Six recent randomised control trials (RCTs) have suggested that supervised injectable heroin (SIH) can be effective in patients who persist in street heroin use during methadone treatment. However, short-term randomised control trials have limitations in assessing the effectiveness of treatments for addictive disorders, which are chronic and relapsing disorders of motivation. These RCTs particularly fail to capture the process of the SIH treatment and the diversity of influence and change over time.
This narrative review is based on the analysis of published data. Conclusions are drawn from a process of reflection informed by experience in delivering one of the published trials, subsequent experiences in varying the way SIH is delivered, and through consideration of possible mechanisms of action of SIH.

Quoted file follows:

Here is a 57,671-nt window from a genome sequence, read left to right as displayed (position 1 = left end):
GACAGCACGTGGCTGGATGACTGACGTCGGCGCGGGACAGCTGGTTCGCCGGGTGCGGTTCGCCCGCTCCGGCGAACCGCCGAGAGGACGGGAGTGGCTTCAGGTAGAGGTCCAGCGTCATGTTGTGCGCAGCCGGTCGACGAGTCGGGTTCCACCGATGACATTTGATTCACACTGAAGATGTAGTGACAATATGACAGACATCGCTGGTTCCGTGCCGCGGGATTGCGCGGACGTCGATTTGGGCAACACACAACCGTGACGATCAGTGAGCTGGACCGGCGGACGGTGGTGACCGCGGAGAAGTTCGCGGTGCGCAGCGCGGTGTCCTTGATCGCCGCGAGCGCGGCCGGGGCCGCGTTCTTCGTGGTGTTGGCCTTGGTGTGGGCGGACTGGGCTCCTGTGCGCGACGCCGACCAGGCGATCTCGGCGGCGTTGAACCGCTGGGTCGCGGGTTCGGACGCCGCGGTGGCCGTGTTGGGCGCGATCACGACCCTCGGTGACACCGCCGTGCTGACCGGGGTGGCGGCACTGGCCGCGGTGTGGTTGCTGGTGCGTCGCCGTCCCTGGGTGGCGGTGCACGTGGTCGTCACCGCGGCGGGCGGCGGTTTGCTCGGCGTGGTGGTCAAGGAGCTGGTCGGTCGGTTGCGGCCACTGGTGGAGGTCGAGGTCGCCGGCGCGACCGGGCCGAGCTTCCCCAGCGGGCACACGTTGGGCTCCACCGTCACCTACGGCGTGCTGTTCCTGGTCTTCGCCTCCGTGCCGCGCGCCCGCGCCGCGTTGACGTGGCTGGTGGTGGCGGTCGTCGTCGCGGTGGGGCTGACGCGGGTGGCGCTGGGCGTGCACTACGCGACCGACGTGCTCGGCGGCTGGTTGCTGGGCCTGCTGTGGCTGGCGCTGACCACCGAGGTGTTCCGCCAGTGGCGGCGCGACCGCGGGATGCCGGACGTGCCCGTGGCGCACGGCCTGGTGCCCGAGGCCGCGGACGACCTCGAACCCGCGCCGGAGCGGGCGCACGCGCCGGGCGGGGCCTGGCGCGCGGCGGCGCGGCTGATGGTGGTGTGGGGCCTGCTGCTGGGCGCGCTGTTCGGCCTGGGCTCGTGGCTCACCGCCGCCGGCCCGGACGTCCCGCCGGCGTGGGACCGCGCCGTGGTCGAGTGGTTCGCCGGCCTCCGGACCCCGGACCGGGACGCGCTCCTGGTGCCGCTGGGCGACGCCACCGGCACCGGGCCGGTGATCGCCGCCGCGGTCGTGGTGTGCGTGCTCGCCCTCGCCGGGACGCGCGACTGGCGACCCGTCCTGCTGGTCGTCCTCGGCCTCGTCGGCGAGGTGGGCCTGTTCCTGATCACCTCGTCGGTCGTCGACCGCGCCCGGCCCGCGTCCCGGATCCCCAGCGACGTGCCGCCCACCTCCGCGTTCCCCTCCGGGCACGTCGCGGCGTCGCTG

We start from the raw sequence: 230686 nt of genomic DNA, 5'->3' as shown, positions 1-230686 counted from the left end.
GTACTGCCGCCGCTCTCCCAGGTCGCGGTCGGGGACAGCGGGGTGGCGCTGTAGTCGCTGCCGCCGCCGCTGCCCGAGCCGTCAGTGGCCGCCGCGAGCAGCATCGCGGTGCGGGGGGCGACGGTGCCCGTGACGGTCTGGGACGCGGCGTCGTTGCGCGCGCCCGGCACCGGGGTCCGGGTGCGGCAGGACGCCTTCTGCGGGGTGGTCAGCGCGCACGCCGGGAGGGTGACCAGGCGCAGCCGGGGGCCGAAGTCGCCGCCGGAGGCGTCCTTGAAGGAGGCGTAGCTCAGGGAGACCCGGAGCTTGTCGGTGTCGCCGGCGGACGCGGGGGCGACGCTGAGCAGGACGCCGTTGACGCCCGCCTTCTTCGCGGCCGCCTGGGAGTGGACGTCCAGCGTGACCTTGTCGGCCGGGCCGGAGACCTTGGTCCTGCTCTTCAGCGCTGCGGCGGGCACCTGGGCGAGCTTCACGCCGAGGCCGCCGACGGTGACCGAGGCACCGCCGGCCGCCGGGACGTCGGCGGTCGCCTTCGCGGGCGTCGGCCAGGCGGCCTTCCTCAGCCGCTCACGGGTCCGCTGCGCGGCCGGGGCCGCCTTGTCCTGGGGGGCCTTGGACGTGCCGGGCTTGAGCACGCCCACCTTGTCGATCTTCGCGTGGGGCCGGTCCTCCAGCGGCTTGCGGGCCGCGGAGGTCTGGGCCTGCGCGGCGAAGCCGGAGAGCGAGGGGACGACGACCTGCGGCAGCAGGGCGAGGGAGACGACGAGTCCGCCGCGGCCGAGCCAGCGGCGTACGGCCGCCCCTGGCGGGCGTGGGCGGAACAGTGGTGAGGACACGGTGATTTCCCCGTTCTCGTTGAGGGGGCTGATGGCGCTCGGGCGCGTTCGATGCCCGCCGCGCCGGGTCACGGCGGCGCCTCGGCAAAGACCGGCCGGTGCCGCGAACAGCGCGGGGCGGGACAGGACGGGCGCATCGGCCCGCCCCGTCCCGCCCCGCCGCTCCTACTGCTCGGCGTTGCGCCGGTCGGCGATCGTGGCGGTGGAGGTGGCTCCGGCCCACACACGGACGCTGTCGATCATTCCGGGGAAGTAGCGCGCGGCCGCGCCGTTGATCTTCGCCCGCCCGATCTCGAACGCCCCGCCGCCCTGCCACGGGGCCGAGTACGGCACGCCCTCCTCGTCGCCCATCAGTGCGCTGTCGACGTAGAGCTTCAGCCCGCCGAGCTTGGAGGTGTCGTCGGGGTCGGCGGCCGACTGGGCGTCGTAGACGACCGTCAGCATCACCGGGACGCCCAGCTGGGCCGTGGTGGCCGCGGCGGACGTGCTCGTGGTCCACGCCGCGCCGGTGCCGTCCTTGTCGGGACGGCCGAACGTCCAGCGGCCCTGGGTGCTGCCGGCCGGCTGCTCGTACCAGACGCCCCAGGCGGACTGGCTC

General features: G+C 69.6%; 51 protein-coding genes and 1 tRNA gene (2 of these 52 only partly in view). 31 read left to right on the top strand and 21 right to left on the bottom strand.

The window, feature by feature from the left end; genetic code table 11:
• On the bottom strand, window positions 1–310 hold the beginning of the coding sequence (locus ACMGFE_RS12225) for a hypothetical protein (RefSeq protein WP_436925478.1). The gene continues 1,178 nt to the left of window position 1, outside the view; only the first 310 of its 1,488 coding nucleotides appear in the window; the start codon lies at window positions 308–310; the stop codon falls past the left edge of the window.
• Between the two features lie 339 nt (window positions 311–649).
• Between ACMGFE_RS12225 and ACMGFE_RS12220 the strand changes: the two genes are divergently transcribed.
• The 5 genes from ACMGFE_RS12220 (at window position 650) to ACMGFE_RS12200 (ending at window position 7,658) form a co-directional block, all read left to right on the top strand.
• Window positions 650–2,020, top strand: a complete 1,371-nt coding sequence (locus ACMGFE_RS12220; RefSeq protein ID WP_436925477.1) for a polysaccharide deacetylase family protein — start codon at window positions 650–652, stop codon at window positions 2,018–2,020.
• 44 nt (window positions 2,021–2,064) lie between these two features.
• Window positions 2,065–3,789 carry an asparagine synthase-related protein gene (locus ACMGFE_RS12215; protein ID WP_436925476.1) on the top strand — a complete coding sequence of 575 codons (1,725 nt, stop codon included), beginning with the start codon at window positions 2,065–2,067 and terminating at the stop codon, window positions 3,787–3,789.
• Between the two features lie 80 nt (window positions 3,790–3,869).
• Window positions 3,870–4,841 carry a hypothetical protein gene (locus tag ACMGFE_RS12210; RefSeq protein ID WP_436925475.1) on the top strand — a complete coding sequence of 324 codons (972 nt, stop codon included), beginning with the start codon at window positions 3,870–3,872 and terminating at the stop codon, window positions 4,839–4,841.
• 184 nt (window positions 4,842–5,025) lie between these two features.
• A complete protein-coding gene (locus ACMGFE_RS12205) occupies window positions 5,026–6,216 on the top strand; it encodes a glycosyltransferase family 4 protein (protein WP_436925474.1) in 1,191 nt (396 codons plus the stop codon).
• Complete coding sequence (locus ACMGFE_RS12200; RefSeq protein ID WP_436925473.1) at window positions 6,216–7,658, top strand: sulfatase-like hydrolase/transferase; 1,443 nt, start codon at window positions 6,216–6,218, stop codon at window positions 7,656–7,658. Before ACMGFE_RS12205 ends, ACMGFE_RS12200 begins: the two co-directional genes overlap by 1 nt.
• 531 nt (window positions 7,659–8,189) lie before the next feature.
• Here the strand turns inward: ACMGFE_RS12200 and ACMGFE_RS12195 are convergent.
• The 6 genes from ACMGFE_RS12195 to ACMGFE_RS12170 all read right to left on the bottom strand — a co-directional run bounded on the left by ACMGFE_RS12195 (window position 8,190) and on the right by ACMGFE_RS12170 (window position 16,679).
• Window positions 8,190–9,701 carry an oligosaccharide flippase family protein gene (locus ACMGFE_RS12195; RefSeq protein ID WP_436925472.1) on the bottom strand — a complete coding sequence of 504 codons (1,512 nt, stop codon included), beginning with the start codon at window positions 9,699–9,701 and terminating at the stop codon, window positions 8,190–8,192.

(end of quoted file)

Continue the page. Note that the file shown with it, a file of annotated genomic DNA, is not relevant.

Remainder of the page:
Many long-term, socially marginalised and demoralised people who are addicted to heroin experience few rewards from the stability afforded by methadone treatment. Supervised injected heroin is sufficiently reinforcing for many of these individuals to attend daily and participate in highly structured treatment. With an adequate daily dose of supervised methadone to avoid withdrawal dysphoria, occasional diamorphine injections—not necessarily twice daily, or even every day—is enough to hold people in treatment. Participation was associated with reduced amounts of non-prescribed drug use, a gradual change in self-image and attitude, and for some subjects, a movement towards social reintegration and eventual withdrawal from SIH.
Prescribed heroin is sufficiently motivating to hold a proportion of recidivist addicts in long-term treatment. Participation in structured treatment provides respite from compulsive drug use, and a proportion of subjects develop sufficient rewards from social reintegration to successfully withdraw from treatment. Such change, when it occurs, is slow and stuttering.